During a visit to the Bahia de Los Angeles in order to promote the ESCALERA NAUTICA, Victor Lichtinger, Secretary of Semarnat, John McCarthy, the governor of Baja California and Leticia Navarro, Minister of Tourism, made fun of the local fisherment who demonstrated publicly that the project will destroy local eco-tourism and the sport fishing industry, their main sources of income. Bahia de Los Angeles barely has enough water to supply its 800 residents. Where is the water going to come from for thousands of hotel rooms, golf courses and marinas in one the driest regions in the world? How is it possible that the Secretary of Semarnat, who should watch over the conservation of the environment, has made himself into a travel agent for the project?
The World Bank and other institutions have provided millions of dollars to the Mexican government in order to protect the same reserves that Fox and FONATUR want to develop. Let us hope that those institutions can convince Fox’s government that to invest in eco-tourism, sustainable fishing and conservation of biodiversity will create more opportunities for local communities than squandering public funds on mega-tourist projects, that are relics from a corrupt past.
Baja California has become an easy target to satisfy the increasing demand for energy in California and in Mexico. Projects range from coal power plants to liquid natural gas terminals. Supplying liquid gas terminals means imports by ship from Indonesia, Australia and Chile, to be processed in Baja California. Sempra Energy of San Diego has acquired land between Santa Rosarito and Ensenada to build a liquid gas terminal, at a cost of 350 million dollars. Sempra is the company that sponsored the film “MARINE OASIS’, whose narrator and advisor is Exequiel Ezcurra, the present president of the National Institute of Ecology, and as such, that authority whowill give the green light to the plant’s Environmental Impact study. Curiously, MARINE OASIS makes no mention of the marine turtle populations in the Sea of Cortes, although it is among the most threatened fauna in Northeast Mexico and the threats to its existence will increase seriously with the construction of the ESCALERA NAUTICA and the gas terminals.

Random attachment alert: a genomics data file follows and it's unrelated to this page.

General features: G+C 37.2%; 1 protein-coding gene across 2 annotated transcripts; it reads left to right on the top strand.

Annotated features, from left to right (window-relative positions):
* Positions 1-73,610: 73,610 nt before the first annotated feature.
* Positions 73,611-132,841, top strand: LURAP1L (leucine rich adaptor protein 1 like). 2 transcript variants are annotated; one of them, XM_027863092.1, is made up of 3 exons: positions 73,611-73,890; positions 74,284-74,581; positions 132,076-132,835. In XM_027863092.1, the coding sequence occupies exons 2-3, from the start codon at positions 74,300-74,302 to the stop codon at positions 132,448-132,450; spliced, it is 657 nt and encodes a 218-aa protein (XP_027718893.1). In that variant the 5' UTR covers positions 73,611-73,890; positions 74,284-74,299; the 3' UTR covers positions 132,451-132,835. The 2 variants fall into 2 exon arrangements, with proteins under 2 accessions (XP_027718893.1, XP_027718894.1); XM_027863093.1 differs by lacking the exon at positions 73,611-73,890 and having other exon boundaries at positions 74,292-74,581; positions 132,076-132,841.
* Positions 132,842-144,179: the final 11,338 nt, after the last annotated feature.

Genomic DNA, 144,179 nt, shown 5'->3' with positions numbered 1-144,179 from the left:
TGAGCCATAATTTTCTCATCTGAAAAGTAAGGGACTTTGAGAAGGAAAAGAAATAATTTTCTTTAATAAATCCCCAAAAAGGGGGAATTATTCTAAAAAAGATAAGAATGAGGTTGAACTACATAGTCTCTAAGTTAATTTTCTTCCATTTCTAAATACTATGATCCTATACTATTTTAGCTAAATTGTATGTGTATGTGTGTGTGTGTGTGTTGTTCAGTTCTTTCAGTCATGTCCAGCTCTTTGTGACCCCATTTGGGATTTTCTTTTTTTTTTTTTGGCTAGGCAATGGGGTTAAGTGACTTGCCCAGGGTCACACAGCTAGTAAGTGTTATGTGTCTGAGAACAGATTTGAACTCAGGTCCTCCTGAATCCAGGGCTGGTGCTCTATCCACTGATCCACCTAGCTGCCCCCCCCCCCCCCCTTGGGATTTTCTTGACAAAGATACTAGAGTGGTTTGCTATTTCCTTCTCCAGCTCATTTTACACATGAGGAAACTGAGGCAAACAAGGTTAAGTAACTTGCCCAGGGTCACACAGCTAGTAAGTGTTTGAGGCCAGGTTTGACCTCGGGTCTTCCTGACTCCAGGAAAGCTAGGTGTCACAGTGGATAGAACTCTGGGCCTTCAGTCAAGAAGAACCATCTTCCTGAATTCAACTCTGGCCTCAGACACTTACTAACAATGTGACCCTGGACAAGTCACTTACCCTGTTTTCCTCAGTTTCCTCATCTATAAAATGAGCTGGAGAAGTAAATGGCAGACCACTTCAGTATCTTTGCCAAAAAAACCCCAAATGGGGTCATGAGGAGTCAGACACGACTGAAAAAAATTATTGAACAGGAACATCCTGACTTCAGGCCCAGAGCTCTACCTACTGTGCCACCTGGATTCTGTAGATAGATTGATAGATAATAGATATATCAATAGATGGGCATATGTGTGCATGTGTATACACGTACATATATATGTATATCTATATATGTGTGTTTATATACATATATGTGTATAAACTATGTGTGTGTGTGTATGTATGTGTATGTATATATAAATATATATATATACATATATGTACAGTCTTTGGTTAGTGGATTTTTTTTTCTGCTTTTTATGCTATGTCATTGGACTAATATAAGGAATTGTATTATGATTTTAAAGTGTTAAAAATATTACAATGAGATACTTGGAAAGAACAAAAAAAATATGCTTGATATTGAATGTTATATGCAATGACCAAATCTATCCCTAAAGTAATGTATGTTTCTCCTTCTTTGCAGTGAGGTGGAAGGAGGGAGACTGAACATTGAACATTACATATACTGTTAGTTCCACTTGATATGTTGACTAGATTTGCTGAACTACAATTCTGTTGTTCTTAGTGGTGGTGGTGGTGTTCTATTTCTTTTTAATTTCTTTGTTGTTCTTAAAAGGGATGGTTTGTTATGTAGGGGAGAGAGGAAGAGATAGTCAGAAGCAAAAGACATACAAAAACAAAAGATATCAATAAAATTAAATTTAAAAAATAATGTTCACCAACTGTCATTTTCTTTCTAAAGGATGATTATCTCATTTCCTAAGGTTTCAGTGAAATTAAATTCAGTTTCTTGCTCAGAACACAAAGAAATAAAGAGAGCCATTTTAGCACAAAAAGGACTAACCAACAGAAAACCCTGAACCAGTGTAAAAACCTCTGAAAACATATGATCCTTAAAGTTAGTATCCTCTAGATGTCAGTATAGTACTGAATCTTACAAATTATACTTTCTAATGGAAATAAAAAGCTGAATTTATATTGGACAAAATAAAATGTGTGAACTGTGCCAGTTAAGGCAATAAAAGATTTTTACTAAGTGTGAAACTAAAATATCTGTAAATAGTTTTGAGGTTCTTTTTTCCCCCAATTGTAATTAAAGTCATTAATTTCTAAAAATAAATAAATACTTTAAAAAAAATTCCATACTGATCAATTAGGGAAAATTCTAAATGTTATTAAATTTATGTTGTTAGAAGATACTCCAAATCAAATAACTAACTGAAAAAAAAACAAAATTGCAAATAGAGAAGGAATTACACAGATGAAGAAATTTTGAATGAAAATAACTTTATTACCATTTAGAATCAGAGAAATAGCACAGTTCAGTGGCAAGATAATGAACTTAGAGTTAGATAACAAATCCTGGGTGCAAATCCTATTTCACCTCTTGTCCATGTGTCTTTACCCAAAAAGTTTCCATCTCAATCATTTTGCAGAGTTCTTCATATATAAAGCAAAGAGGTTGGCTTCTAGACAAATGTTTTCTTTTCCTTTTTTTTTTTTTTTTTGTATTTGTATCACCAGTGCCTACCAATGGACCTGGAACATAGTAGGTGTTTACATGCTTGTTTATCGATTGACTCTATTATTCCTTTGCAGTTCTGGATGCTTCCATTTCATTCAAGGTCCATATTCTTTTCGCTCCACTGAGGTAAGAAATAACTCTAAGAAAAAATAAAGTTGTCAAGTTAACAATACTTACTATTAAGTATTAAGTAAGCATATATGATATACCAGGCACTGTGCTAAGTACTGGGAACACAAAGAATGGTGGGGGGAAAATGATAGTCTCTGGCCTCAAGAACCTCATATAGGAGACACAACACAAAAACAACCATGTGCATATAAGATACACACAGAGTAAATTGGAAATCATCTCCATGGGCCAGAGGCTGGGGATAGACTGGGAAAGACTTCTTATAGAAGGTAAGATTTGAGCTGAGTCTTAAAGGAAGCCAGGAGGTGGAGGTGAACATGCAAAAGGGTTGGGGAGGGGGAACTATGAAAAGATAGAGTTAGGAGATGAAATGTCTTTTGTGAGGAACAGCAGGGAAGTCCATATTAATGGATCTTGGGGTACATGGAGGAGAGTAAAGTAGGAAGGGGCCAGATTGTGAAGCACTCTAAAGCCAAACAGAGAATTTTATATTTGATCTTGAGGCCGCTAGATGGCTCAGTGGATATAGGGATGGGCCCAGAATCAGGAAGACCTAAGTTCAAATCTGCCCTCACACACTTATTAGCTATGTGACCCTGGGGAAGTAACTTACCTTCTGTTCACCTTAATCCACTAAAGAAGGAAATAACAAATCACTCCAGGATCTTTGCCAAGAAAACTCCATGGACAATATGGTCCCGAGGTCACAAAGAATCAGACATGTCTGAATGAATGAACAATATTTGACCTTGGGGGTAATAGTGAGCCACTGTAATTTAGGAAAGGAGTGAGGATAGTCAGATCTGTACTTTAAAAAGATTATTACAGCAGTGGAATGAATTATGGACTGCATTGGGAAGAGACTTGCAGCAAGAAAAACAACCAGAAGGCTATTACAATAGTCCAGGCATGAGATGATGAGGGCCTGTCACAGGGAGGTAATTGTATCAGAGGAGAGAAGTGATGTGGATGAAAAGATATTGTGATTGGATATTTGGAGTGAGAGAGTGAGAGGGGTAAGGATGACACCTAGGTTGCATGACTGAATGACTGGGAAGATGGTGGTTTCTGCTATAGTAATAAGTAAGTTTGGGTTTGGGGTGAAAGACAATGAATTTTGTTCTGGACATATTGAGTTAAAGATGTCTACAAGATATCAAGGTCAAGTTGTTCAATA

Another terminal for liquid gas is to be built in Baja California at about 30 kilometers south of the border , by a consortium of El Paso Corporation and Phillips Petroleum. The Minister for Energy, Ernesto Martens, said publicly that he sees in these terminals a response to the energy needs of the country, and that it will be possible to place at least two terminals in Baja California. This type of plant is extremely risky and is a project that, at the moment, does not exist on the American Pacific coast. For the companies, to build these plants in Baja California, and not in California, allows them to avoid a long process of permits, and the garanteed opposition of defenders of the environment in California. Although some of the fuel will be for national use, the rest will go to California to satisfy the demand of that state and to alleviate its present energy crisis. Repsol and Chevron are also studying the possibility of building terminals of liquid gas in Baja California. Apparently they have been given permits, but it appears that Sempra is in good position, since it belongs to consortiums that will build a plant in Mexicali to produce 600 megawatts and will make a 350 kilometer gas line to connect Baja California with the network of gas lines in the American Southwest. We would do better to invest in electricity through the renewable sources, like wind and solar, which are plentiful in Baja California.
Enviropower, of Kentucky, intends to build a coal power plant near Mexicali. The coal will come by train from the interior of Mexico and the United States and the cost of the project will reach 700 million dollars. Part of the energy generated will be for Mexican use, the larger part will go to the US. Only two coal power plants exist in Mexico, in Rio Escondido, Coahuila, near Texs.
Is this how Mexico is to become a power on the world scene, sacrificing its natural environment?